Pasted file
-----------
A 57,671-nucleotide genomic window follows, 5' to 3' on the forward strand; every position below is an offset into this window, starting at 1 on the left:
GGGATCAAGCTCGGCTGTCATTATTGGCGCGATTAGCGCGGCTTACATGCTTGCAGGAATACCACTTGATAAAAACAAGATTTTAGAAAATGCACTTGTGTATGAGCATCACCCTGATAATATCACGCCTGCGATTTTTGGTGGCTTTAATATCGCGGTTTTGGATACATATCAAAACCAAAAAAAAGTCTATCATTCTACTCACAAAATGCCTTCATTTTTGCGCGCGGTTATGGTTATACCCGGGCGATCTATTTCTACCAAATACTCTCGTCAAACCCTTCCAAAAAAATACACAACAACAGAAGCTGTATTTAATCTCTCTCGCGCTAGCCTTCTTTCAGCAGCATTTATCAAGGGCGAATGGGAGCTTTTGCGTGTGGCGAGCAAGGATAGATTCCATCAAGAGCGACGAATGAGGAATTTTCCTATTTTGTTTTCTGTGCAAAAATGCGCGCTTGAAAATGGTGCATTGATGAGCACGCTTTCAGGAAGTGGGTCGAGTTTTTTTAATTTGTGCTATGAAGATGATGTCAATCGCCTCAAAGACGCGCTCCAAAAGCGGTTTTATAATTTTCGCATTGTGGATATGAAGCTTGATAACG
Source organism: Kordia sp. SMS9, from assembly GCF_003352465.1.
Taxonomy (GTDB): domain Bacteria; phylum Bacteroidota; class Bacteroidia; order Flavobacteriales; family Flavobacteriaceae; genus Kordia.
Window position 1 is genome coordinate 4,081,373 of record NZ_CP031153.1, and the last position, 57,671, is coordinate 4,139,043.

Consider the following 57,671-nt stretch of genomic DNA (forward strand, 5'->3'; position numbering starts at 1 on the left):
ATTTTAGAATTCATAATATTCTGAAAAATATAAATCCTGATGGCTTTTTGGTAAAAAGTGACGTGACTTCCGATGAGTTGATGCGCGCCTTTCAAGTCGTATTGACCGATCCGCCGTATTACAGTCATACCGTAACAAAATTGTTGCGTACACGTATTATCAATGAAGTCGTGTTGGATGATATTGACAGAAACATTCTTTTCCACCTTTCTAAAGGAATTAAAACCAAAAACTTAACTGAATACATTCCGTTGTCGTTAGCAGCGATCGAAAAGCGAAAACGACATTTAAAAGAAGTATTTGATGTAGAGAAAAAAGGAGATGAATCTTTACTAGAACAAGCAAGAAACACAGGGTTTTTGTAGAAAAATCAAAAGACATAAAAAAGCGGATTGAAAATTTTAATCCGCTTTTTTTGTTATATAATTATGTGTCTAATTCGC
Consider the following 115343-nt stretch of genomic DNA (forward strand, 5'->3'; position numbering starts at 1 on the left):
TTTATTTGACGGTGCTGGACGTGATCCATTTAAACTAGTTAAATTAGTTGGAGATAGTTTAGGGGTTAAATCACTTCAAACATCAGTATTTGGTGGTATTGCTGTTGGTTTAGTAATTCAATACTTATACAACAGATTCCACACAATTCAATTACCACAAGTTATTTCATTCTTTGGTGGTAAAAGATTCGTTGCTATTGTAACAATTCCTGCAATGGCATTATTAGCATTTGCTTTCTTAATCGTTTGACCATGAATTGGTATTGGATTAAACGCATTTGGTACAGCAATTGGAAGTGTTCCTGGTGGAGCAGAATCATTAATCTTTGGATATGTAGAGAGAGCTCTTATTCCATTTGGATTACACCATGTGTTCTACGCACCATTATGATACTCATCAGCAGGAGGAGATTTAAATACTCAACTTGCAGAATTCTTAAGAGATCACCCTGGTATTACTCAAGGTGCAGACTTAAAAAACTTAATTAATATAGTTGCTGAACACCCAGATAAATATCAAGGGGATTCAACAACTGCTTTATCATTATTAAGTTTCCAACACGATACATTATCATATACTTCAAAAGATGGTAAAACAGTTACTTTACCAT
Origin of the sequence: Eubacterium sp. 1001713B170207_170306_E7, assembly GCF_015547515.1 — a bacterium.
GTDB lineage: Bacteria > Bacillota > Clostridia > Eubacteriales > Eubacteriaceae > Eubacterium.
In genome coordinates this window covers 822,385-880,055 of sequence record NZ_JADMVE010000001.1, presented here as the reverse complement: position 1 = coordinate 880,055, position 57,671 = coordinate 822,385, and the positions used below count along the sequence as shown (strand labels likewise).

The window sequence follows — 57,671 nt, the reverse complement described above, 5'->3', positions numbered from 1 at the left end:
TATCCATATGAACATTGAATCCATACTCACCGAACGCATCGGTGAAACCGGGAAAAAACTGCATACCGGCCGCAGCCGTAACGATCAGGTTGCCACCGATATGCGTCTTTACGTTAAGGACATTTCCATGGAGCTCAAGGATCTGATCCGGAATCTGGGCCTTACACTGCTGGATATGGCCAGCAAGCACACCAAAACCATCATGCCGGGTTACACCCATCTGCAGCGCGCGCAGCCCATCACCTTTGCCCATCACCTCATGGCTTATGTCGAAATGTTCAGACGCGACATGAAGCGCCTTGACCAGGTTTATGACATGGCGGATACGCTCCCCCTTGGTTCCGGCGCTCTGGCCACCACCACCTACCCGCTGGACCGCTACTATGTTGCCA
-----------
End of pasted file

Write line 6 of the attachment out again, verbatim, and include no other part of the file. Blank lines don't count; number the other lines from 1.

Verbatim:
Consider the following 57,671-nt stretch of genomic DNA (forward strand, 5'->3'; position numbering starts at 1 on the left):